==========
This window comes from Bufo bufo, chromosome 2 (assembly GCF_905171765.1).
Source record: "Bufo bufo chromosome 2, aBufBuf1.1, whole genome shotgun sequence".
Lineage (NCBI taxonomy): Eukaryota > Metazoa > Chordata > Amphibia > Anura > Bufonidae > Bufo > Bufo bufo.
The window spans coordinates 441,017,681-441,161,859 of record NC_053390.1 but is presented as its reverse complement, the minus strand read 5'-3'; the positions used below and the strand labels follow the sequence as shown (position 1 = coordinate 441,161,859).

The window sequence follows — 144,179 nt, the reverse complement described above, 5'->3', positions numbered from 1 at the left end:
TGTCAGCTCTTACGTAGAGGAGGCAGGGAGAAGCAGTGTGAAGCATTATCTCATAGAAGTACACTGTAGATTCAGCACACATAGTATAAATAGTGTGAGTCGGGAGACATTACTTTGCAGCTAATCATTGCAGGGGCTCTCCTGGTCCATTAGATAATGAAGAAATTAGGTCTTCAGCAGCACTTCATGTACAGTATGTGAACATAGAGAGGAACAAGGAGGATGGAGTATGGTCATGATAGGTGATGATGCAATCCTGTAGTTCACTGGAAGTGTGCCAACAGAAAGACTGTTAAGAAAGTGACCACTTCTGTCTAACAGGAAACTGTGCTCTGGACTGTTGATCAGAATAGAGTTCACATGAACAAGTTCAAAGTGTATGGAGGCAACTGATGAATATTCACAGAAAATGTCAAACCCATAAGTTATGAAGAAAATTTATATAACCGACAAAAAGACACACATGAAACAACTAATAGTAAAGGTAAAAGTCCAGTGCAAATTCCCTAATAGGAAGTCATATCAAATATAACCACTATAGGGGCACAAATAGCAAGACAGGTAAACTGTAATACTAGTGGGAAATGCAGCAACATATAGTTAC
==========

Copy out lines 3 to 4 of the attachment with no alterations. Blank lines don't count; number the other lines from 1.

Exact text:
Lineage (NCBI taxonomy): Eukaryota > Metazoa > Chordata > Amphibia > Anura > Bufonidae > Bufo > Bufo bufo.
The window spans coordinates 441,017,681-441,161,859 of record NC_053390.1 but is presented as its reverse complement, the minus strand read 5'-3'; the positions used below and the strand labels follow the sequence as shown (position 1 = coordinate 441,161,859).